New mechanisms, therapies for acne considered



This story appears courtesy of MDedge News



SEATTLE – It used to be thought that acne begins with microcomedones, which go on to develop either inflammatory lesions or noninflammatory lesions, but more recent evidence has changed that perception, according to Linda Stein Gold, MD, director of dermatology research at Henry Ford Hospital, Detroit.

Biopsies of acne-prone areas have found that, before the development of microcomedones, “it appears that there is inflammation around the hair follicles,” Dr. Stein Gold said at the annual Coastal Dermatology Symposium. “All acne is inflammation acne,” and inflammation also persists, she added. Biopsies of scarred lesions, once considered postinflammatory, also have revealed persistent inflammation, she noted.

One study found that persistent scars can evolve from closed comedones, papules, and pustules, but the most common was a papule that turned into a postinflammatory lesion (J Drugs Dermatol 2017 Jun 1;16[6]:566-72). “So when patients come in and they have these red spots on their face, it’s not over. There’s still time to be aggressive because those inflammatory lesions are more likely to lead to scars than anything else,” Dr. Stein Gold said. “And we also know that papules that develop into scars do so because they’re there for a longer period of time. Those that develop scars are present about 10.5 days, compared with 6.6 days for those that don’t develop into scars.”

She went on to review some of the new treatments for acne that can be brought to bear in such cases. These include developments with topical retinoids that are aimed at improving delivery and reducing skin irritation.

A new topical retinoid, trifarotene cream, 0.005%, showed efficacy and tolerability for both the face and trunk in a recent phase 3 trial of patients with moderate facial and truncal acne and was recently approved for patients aged 9 years and older. In the study, about 30%-40% of people aged 9 years and older treated with once-daily trifarotene cream (Aklief) achieved clear or almost-clear status of the face at 12 weeks, vs. about 20% and 26%, of those on the vehicle cream (J Am Acad Dermatol. 2019 Jun;80[6]:1691-9).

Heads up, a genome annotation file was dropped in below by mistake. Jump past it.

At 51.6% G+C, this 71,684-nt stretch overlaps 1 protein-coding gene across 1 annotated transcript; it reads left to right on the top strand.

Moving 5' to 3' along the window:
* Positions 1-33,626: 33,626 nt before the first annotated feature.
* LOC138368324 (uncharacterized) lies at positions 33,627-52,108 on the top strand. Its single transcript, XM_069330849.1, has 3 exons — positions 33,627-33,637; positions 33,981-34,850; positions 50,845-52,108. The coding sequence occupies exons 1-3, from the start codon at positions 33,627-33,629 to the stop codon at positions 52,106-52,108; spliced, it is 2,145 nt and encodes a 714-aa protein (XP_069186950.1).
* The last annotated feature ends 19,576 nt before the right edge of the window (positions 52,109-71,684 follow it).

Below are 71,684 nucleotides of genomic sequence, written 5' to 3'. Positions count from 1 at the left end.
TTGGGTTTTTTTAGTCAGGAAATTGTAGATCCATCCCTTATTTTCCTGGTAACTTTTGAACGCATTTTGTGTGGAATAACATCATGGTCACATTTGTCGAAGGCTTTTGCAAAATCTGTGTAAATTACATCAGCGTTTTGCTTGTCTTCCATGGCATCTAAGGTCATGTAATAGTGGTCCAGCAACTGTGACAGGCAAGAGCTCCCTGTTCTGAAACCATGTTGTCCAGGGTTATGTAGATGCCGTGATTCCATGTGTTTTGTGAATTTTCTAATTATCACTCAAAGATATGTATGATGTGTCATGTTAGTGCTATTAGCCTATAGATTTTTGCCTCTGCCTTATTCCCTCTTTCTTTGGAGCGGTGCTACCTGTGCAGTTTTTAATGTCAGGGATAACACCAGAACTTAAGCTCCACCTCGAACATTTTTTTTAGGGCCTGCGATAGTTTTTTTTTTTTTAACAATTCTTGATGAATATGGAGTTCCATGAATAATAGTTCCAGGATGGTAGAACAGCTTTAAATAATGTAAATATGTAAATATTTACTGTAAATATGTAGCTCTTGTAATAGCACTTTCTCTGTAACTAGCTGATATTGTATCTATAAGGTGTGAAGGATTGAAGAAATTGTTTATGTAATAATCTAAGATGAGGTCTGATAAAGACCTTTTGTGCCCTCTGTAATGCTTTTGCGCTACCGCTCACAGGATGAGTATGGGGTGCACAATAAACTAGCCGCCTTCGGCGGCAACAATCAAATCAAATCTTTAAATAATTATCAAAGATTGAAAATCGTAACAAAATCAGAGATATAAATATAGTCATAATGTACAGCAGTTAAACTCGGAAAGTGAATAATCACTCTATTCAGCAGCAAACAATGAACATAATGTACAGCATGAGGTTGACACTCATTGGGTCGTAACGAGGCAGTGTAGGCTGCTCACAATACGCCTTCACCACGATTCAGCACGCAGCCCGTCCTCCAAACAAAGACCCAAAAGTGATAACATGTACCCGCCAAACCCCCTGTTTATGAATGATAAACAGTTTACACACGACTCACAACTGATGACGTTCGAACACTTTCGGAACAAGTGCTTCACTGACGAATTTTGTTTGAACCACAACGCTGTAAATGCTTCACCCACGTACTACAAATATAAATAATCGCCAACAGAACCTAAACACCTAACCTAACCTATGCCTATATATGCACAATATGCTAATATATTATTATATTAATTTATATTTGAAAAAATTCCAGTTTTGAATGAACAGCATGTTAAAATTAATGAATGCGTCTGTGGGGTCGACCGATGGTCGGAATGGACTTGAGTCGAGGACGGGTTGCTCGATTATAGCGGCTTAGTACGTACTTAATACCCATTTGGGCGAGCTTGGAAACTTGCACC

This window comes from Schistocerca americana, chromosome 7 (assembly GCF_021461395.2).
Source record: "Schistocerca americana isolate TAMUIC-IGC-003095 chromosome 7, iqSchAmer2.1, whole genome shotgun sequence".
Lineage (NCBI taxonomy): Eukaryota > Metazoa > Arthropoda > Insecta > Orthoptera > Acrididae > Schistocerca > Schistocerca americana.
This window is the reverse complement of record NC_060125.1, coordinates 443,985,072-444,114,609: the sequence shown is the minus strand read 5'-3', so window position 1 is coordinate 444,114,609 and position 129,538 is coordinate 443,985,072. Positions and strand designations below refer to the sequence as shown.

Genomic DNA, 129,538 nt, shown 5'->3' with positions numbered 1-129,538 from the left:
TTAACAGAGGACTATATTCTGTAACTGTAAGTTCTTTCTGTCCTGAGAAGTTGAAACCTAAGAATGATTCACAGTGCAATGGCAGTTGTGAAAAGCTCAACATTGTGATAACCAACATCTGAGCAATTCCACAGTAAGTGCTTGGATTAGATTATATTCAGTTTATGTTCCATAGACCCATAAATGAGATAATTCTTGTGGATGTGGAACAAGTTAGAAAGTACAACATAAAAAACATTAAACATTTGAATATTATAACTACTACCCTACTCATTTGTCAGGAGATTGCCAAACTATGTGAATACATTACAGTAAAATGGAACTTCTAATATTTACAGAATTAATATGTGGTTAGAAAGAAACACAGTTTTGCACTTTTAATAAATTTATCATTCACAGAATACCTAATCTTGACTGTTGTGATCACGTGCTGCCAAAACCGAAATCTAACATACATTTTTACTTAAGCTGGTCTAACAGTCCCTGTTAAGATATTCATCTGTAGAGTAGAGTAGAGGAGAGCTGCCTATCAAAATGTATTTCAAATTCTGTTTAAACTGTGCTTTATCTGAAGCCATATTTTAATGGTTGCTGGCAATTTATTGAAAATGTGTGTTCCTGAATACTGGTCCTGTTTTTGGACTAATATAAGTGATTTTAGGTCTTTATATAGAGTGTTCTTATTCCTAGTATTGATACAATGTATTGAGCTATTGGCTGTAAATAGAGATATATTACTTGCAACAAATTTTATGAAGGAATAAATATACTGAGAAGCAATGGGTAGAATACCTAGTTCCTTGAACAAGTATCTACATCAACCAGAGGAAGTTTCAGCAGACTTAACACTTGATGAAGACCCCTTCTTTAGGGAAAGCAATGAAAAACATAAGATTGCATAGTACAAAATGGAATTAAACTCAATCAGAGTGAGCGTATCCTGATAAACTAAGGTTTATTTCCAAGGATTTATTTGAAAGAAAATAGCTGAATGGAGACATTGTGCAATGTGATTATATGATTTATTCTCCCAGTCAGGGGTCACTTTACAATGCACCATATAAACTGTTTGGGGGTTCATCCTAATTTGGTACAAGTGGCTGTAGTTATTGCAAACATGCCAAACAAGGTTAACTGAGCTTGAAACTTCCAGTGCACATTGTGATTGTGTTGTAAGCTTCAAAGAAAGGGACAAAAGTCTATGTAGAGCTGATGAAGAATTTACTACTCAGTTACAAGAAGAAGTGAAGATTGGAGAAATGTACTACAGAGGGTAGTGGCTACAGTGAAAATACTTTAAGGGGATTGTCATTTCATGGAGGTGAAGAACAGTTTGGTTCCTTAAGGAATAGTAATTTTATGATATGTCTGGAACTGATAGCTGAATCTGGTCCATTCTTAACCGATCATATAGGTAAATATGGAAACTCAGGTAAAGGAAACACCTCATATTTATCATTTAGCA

The drug can also treat papules and pustules, nearly as well as it treats blackheads and whiteheads, according to Dr. Stein Gold. Like other retinoids, it produces some redness and scaling and rather than letting these adverse events discourage patients, she leans in. “I tell patients they’re going to have some sloughing of the skin the first 2 weeks. I tell them that people pay money for that. It’s called a chemical peel,” said Dr. Stein Gold, noting that patients respond well to this information.

If patients find the treatments too irritating, she advises them to avoid applying it to wet skin. They can also apply it every other night, or even less frequently, and then work up to more frequent use, she said at the meeting, jointly presented by the University of Louisville and Global Academy for Medical Education.

Tazarotene is another topical retinoid that can be very irritating. A new lotion formulation of tazarotene 0.045% contains a lower dose than the 0.1% typically used in creams, and has similar efficacy but reduced irritation, Dr. Stein Gold said. In August, the manufacturer submitted an application for approval with the Food and Drug Administration for treatment of acne.

Dr. Stein Gold also talked about using retinoids to minimize scarring, referring to a study of patients with moderate and severe facial acne, and atrophic acne scars, comparing adapalene 0.3% plus benzoyl peroxide 2.5% gel on one side of the face and vehicle on the other side of the face for 24 weeks, followed by application of the active treatment to both sides of the face for 24 weeks. Treatment was associated with a reduction of atrophic acne scars at 24 weeks, which was maintained for up to 48 weeks (Am J Clin Dermatol. 2019 Oct[5];20:725-32).

“We can now say to patients, ‘Not only can I help you with your acne, but I can potentially even improve your atrophic scarring,’ ” she said.

Finally, she discussed clascoterone, a novel androgen receptor antagonist, which inhibits sebum production and prevents colonization by Cutibacterium acnes (formerly called Propionibacterium acnes) and subsequent inflammation. “It does a lot of good things in terms of the pathogenesis of acne, but more importantly, it is one of the first drugs that topically has been shown to decrease the production of sebum,” Dr. Stein Gold said. A 1% cream formulation is being studied for acne.

Dr. Stein Gold is a consultant, investigator, and/or speaker for Galderma, Ortho Derm, Sol Gel, Foamix, Cassiopea, and Almirall.

This publication and Global Academy for Medical Education are owned by the same parent company.


By Jim Kling